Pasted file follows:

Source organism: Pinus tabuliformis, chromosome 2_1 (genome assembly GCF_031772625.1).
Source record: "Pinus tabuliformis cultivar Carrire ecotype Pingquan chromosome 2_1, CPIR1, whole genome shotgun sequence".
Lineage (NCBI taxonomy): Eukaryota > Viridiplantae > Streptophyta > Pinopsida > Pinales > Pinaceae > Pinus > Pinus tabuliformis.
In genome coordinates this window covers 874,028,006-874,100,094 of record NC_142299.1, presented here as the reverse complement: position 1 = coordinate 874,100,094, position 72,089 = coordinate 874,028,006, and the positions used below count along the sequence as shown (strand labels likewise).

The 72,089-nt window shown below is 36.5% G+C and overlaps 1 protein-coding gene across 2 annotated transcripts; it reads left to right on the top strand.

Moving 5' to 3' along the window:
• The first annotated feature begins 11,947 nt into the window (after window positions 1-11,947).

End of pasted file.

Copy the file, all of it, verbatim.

Source organism: Pinus tabuliformis, chromosome 2_1 (genome assembly GCF_031772625.1).
Source record: "Pinus tabuliformis cultivar Carrire ecotype Pingquan chromosome 2_1, CPIR1, whole genome shotgun sequence".
Lineage (NCBI taxonomy): Eukaryota > Viridiplantae > Streptophyta > Pinopsida > Pinales > Pinaceae > Pinus > Pinus tabuliformis.
In genome coordinates this window covers 874,028,006-874,100,094 of record NC_142299.1, presented here as the reverse complement: position 1 = coordinate 874,100,094, position 72,089 = coordinate 874,028,006, and the positions used below count along the sequence as shown (strand labels likewise).

The 72,089-nt window shown below is 36.5% G+C and overlaps 1 protein-coding gene across 2 annotated transcripts; it reads left to right on the top strand.

Moving 5' to 3' along the window:
• The first annotated feature begins 11,947 nt into the window (after window positions 1-11,947).